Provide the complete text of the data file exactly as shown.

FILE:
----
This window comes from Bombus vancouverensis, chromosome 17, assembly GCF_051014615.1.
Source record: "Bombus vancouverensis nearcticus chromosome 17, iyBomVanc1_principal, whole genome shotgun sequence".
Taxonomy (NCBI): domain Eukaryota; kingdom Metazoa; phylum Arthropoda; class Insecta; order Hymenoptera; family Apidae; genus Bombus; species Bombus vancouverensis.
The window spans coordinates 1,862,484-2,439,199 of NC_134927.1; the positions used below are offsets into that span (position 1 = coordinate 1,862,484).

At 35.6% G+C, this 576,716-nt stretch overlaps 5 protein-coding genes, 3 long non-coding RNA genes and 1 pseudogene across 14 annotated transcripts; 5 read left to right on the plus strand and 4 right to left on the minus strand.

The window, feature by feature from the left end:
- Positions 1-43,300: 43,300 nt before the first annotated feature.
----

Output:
This window comes from Bombus vancouverensis, chromosome 17, assembly GCF_051014615.1.
Source record: "Bombus vancouverensis nearcticus chromosome 17, iyBomVanc1_principal, whole genome shotgun sequence".
Taxonomy (NCBI): domain Eukaryota; kingdom Metazoa; phylum Arthropoda; class Insecta; order Hymenoptera; family Apidae; genus Bombus; species Bombus vancouverensis.
The window spans coordinates 1,862,484-2,439,199 of NC_134927.1; the positions used below are offsets into that span (position 1 = coordinate 1,862,484).

At 35.6% G+C, this 576,716-nt stretch overlaps 5 protein-coding genes, 3 long non-coding RNA genes and 1 pseudogene across 14 annotated transcripts; 5 read left to right on the plus strand and 4 right to left on the minus strand.

The window, feature by feature from the left end:
- Positions 1-43,300: 43,300 nt before the first annotated feature.